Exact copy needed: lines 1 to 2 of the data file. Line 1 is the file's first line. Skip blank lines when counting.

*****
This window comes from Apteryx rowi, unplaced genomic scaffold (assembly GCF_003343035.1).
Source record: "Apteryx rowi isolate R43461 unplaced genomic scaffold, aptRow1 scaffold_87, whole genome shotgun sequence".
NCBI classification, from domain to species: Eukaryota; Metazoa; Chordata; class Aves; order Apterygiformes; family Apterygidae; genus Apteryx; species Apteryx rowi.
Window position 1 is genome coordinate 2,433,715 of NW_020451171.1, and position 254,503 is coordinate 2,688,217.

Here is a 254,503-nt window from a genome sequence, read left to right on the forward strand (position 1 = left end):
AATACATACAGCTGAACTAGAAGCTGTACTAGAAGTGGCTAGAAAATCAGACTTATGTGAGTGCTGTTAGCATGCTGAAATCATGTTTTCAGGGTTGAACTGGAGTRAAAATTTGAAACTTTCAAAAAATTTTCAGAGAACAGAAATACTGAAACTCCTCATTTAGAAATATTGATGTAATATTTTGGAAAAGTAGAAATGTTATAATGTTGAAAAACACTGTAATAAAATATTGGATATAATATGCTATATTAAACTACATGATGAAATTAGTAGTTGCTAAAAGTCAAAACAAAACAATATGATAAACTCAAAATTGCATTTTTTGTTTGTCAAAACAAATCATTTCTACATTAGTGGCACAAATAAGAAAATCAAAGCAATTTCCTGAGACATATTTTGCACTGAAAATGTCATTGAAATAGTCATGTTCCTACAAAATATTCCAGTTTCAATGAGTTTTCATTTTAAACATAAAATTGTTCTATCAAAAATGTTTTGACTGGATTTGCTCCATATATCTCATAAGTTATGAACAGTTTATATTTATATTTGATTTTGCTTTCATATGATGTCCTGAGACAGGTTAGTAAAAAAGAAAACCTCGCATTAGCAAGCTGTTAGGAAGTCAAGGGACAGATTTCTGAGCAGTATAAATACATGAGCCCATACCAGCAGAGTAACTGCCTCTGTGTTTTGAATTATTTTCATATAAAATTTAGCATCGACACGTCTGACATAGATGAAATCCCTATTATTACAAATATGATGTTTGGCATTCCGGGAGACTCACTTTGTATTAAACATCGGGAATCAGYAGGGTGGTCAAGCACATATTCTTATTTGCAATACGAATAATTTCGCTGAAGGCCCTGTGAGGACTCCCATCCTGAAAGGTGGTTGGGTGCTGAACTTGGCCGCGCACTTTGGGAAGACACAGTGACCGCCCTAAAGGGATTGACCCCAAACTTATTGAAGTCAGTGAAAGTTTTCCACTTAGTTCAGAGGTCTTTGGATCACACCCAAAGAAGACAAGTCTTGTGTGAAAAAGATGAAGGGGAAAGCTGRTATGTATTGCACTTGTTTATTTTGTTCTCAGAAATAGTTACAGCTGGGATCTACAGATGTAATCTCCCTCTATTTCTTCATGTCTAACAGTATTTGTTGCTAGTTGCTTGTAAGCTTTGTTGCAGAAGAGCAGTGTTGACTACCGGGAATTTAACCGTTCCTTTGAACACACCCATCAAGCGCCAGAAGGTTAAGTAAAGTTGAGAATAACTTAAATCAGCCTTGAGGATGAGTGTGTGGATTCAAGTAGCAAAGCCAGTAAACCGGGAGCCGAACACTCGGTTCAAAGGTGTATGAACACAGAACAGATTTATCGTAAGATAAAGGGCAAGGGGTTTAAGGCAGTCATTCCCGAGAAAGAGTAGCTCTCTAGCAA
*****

This window comes from Apteryx rowi, unplaced genomic scaffold (assembly GCF_003343035.1).
Source record: "Apteryx rowi isolate R43461 unplaced genomic scaffold, aptRow1 scaffold_87, whole genome shotgun sequence".